It's almost June, and those hazy, hot, humid days are just around the corner. Alas, our 2008 summer outlook is here.
The task of doing a summer outlook is no easy one. First, with few exceptions, summer in the D.C. area is mainly hot. Does Joe Public really care if it's 88 and humid or 93 and humid? Second, the weather varies less during the summer than it does during the the rest of the year (especially compared to winter), with the vast majority of summer months finishing within a few degrees of normal. So, it follows that when putting together a summer outlook we're less likely to see the signals for extreme warmth or cold that we sometimes see in advance of winter.
Nevertheless, we will do our best to convey what we expect for summer 2008...
Keep reading for our summer outlook. For weather in our more immediate future, see our full forecast through the weekend.
The main methodology in creating the outlook was the use of analog years. Analog years are past years in which conditions leading up to summer most closely resemble conditions leading up to summer 2008. Analog years are far from a perfect predictor due to the complexities of weather, as no two years are exactly alike. However, they can be of considerable value in giving us a general idea of what to expect. Below are the factors we consider to be of the greatest value in picking analog years.
The following factors were given the most consideration in preparing the outlook. It should be noted that any one factor does not necessarily correlate with a particular kind of summer (e.g., warm, cool, dry or wet).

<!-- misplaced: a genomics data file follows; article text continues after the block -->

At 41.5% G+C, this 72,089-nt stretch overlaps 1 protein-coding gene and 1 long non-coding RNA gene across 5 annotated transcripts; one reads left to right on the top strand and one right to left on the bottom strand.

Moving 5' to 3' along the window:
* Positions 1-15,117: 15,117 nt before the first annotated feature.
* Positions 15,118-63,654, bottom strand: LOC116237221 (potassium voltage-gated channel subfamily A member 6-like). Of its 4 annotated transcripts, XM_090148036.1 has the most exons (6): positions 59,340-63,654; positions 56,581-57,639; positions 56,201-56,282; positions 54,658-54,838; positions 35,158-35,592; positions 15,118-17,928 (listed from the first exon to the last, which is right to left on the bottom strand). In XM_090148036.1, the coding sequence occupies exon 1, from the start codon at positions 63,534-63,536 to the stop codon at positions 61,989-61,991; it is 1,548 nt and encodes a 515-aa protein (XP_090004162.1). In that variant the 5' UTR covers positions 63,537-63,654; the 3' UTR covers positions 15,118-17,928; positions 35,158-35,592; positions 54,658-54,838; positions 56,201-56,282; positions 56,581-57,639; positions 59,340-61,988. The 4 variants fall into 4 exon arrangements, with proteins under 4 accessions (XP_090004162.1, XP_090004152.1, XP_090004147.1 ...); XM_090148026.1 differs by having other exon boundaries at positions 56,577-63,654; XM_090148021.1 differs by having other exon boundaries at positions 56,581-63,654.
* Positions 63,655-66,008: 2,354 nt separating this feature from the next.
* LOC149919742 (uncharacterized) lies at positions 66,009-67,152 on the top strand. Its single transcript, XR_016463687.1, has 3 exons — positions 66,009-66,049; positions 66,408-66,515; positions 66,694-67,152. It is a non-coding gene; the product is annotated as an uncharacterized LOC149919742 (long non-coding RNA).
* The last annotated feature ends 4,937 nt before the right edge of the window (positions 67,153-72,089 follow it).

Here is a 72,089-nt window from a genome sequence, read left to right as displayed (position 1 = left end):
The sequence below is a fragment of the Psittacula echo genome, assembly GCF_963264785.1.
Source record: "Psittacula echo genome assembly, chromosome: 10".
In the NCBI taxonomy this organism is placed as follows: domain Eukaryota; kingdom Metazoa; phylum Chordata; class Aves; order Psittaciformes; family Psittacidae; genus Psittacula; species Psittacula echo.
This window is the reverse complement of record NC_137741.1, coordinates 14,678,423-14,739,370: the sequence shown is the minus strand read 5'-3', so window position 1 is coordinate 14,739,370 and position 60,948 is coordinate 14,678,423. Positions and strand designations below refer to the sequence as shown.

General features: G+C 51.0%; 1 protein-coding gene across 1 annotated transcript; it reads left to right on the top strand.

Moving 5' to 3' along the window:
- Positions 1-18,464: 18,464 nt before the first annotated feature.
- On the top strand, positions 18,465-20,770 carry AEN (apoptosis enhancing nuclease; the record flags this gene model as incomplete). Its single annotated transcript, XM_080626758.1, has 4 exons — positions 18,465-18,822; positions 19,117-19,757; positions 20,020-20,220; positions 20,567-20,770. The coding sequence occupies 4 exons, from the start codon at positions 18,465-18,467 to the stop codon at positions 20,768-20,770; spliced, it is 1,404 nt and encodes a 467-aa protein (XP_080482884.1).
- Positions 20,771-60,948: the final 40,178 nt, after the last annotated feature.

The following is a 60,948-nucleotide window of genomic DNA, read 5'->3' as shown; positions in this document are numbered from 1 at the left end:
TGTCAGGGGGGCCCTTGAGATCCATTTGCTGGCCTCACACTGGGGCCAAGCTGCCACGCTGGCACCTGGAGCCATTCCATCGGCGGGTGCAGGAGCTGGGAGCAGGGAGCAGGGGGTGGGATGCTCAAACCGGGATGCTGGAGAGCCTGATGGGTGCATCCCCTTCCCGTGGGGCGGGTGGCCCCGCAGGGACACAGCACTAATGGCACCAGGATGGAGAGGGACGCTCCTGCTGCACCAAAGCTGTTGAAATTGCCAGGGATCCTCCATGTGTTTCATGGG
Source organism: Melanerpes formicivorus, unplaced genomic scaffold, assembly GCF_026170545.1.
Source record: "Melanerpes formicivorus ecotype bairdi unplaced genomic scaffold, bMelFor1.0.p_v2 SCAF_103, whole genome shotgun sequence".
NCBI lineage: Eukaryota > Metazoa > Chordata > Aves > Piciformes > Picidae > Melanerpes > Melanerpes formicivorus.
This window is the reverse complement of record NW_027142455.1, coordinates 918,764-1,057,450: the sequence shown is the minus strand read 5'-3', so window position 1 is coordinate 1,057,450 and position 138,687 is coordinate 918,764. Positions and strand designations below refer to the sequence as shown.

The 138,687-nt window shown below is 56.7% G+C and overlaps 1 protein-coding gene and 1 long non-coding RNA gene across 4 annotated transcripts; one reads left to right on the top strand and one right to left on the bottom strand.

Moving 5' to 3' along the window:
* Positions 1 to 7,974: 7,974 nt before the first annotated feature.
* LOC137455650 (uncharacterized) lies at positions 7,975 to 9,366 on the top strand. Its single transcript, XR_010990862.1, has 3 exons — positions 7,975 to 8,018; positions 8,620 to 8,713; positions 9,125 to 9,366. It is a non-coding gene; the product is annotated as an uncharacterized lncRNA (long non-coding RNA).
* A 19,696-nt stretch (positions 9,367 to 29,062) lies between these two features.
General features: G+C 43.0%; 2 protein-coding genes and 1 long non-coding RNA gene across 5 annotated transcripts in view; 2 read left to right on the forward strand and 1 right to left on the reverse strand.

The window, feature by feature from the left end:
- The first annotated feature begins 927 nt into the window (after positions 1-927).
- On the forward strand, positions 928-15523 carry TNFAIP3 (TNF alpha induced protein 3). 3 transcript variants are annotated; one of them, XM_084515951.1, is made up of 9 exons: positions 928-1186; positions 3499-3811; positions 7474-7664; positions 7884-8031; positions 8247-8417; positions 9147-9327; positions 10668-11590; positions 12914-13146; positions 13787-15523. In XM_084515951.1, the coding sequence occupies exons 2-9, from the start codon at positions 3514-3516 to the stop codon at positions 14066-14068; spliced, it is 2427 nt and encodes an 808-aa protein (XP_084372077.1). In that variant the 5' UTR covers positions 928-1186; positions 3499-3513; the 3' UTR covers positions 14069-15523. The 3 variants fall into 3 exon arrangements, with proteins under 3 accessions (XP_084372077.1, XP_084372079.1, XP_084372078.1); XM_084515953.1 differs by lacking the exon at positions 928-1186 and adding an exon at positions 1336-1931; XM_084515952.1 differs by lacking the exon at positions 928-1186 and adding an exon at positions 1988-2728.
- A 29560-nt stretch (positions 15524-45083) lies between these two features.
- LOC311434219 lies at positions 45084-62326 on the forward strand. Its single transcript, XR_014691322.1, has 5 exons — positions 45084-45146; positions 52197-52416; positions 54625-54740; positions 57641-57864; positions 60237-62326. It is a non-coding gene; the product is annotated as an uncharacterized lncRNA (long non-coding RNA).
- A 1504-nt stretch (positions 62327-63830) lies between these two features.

El Niño/La Niña:
We are currently experiencing a weakening La Niña event that peaked during the winter. La Niña is an oceanic phenomenon in which the equatorial waters of the Pacific Ocean are anomalously cool (the opposite of El Niño, when the same waters are anomalously warm). Currently, sea-surface temperatures in these waters are quickly approaching normal.
This past winter was a relatively mild one for our region with very little snow. Most of the East Coast experienced warmer-than-normal temperatures, with the coldest areas in the Northern Plains and Desert Southwest. We saw large precipitation deficits in much of the Lower Mid-Atlantic and Deep South, while much of the Ohio Valley and Northeast experienced an abundance of precipitation.
Spring temperatures have been quite warm in our area until the last few weeks. Nonetheless, spring has been quite cool over most of the country with the exception of California, Texas, the Lower Mid-Atlantic and Southeast. Precipitation this spring has been well above normal in the Mid-Atlantic, Ohio Valley and Lower/Western Plains, while the rest of the country (especially the West Coast and Southeast Coast) has been relatively dry. Severe weather has been prominent in the favored areas of the Deep South, Ohio Valley, Midwest and Lower Plains.
*This May will be the first month since April 2007 to finish with below-normal temperatures.
*22 of our last 30 summers have finished with temperatures at or above normal, including the last three in a row.
*8 of our last 10 Augusts have finished with above-normal temperatures.
Primary Analog Year (or best match): 1974
Secondary Analogs (close matches): 1971, 1976, 1985, 1989, 1999, 2000
The weather during the summers of the analog years serves as the basis for our outlook.
June: Normal to 1 degree below normal
August: Normal to 1 degree above normal
Overall: Normal to Slightly Above Normal
As our probabilities shown to the right suggest, confidence is fairly high temperatures will be pretty close to average for the summer.
90-degree days: Normal (about 30)
Precipitation: Slightly Above Normal
We think this summer will be our coolest since 2004, but that isn't saying much considering we've had three consecutive hot summers. At the same time, this probably won't be one of our colder summers, either. As usual, expect plenty of hot, humid days with highs in the upper 80s to low 90s, especially in the heart of summer between mid-June and mid-August. However, this summer may seem more moderate, as the extended heat waves that plagued the last three summers are not as likely.